The two long-haired college students arrested yesterday for conspiracy to commit mass murder by poisoning Chicago’s drinking water had hoped to release deadly bacteria in cities around the world, an associate tells the Daily News.
Robert Swift, 22, of 547 Hinman, says he told the FBI. Swift says the group called RISE wasn’t really far left or far right, but “seemed to be anti-everybody.” He says the two arrested—Steven Pera, 18, and Allan Schwandner, 19— “felt there was no way to change the world unless they pulled off something drastic like this. They had a lot of philosophies on this master race idea.”
According to Swift, Pera and Schwandner identified and “chose” people to survive and create the new master race, but without telling them. Swift thought they planned to drop the bacteria from planes in the air.
City Water Commissioner James Jardine sounds just as impatient about this whole fiasco today, calling it a “hare-brained scheme” with no chance against the chlorine in Chicago’s treated water. The case is continued until Jan. 25, and bail set at $250,000 each.
January 19, 1972
Chicago Daily News: Stop & Shop Looks back on 100 yrs.
By Robert W. Billings
Today is the big official 100-year birthday for Stop & Shop, the gourmet grocery store downtown at 16 W. Washington that is the absolute bomb of this time period.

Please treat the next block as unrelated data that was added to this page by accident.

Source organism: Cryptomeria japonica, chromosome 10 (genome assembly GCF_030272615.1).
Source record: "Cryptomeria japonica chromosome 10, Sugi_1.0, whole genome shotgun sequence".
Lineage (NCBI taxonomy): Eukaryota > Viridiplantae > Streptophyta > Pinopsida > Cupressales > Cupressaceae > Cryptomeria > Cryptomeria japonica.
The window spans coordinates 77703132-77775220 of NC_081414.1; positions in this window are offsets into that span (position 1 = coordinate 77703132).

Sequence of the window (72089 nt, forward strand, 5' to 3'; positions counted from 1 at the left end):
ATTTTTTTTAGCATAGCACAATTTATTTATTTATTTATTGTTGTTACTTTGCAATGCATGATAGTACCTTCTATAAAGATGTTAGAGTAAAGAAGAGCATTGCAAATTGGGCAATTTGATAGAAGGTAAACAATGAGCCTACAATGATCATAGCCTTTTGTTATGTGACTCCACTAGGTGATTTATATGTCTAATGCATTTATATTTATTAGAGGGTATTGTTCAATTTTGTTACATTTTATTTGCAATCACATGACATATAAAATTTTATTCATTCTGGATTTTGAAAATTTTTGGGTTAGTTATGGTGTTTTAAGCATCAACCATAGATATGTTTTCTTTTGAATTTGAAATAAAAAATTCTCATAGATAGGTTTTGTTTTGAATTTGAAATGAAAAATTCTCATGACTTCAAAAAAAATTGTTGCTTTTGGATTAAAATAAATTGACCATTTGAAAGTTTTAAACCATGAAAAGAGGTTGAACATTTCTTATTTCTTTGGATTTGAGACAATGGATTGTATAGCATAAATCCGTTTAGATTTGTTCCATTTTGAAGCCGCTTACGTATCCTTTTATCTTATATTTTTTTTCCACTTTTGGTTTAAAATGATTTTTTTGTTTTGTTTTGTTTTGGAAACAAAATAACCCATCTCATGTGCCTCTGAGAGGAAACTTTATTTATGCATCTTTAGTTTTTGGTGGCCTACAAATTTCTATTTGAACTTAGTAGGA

Mayor Daley attends the birthday party hosted by company president Gardner Stern, with champagne buffet breakfast. Mayor Daley cut a ribbon around a 100-layer cake by the store’s catering arm, Gaper’s. To celebrate, Stop & Shop turned back prices to 1872 levels for 15 items, including bacon, jelly beans, strawberry preserves, eggs, cottage cheese, and coffee.
Stop & Shop was started by Charles H. Tebbetts and D.F. Garland in 1872 by pooling $250 each to open a grocery store at 18th and Wabash, then the fashionable district. “These two men have long since departed for the huge checkout counter in the sky,” writes Billings, but the store “has become a Chicago institution and an international favorite.”
In a time before Whole Foods or anything even remotely like it, Stop & Shop was one-of-a-kind with 125 kinds of cheese “from every country where they milk cows, goats, camel or donkeys,” plus exotic offerings like chocolate-covered ants, smoked quail, caviar and truffles. This is the one place in the city where you can get blueberries and raspberries out of season. “They may have to come from South America, but they’ll have them, and of course, you’ll pay for them.”